So if the Blackhawks don’t have that player in their young group, besides Bedard, who has that instinct as part of their makeup, who can develop it? I think we are seeing early stages of Kurashev starting to become that kind of player.

Elsewhere in the system, Colton Dach could be a candidate to have that kind of mentality and willingness to go to the hard areas of the ice to score goals. He’ll need more time to acclimate to the professional game, but his tenacity and size give him the inside edge to become that kind of player. I see a bit of that in Landon Slaggert as well in his time at Notre Dame. He’s not likely going to be a dynamically skilled as Brandon Hagel, but he is that same kind of energy and hard-nosed style of forechecker. It would be nice to see that hard work translate at the professional level and create those gritty, greasy goals.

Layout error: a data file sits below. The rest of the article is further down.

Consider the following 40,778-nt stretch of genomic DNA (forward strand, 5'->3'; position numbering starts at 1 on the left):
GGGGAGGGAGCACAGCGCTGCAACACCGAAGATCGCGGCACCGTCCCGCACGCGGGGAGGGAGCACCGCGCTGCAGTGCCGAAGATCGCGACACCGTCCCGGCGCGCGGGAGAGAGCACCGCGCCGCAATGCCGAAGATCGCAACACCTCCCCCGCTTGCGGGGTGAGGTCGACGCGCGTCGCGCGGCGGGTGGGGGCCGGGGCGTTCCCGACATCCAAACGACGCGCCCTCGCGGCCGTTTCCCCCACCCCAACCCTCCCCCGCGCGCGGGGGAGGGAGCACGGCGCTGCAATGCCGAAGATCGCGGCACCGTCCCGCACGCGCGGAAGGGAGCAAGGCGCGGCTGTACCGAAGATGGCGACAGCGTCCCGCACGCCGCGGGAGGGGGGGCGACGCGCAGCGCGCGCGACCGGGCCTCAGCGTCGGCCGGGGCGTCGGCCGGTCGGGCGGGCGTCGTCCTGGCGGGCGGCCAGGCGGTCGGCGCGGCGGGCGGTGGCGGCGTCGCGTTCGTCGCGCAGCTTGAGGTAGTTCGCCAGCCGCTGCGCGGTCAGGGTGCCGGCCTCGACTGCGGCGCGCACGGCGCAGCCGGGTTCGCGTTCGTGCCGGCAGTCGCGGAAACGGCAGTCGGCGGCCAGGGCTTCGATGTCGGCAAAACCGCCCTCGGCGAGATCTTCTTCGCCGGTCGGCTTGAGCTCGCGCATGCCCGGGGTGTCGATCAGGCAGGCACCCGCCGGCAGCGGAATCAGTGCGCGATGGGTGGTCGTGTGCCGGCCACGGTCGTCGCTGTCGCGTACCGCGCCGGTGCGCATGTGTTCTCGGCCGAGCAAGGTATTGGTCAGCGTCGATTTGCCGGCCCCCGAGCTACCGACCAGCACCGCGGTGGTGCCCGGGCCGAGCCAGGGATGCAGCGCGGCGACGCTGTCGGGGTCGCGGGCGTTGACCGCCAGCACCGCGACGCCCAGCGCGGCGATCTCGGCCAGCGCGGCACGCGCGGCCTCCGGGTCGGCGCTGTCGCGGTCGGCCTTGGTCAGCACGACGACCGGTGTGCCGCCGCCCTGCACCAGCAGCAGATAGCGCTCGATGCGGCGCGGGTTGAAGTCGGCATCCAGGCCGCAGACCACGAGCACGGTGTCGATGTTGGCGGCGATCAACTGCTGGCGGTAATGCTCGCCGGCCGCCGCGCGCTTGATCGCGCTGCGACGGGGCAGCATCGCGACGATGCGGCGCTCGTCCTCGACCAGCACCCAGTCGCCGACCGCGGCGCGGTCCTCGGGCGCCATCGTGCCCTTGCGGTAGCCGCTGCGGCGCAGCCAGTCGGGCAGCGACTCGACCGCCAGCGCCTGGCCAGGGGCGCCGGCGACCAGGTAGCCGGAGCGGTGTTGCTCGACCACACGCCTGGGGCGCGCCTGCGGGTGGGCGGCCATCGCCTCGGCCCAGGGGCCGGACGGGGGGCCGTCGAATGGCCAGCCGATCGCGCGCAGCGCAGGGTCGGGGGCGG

Frank Nazar and Oliver Moore also could have that mentality because of their speed. We’ve seen a player like Andreas Athanasiou drive to the net and get breakaway chances just from his footspeed. It would be amazing to see speedsters like Nazar and Moore do that same in the NHL someday, but with a more skilled finishing ability in their hands.

But that is all coming from a place of hope and wishing that these players can develop that instinct. One that seems to already have that goal-scorers mentality and kill instinct when it comes to goal production isn’t with any NHL team right now.

No, it’s not Phil Kessel. It’s Cole Eiserman.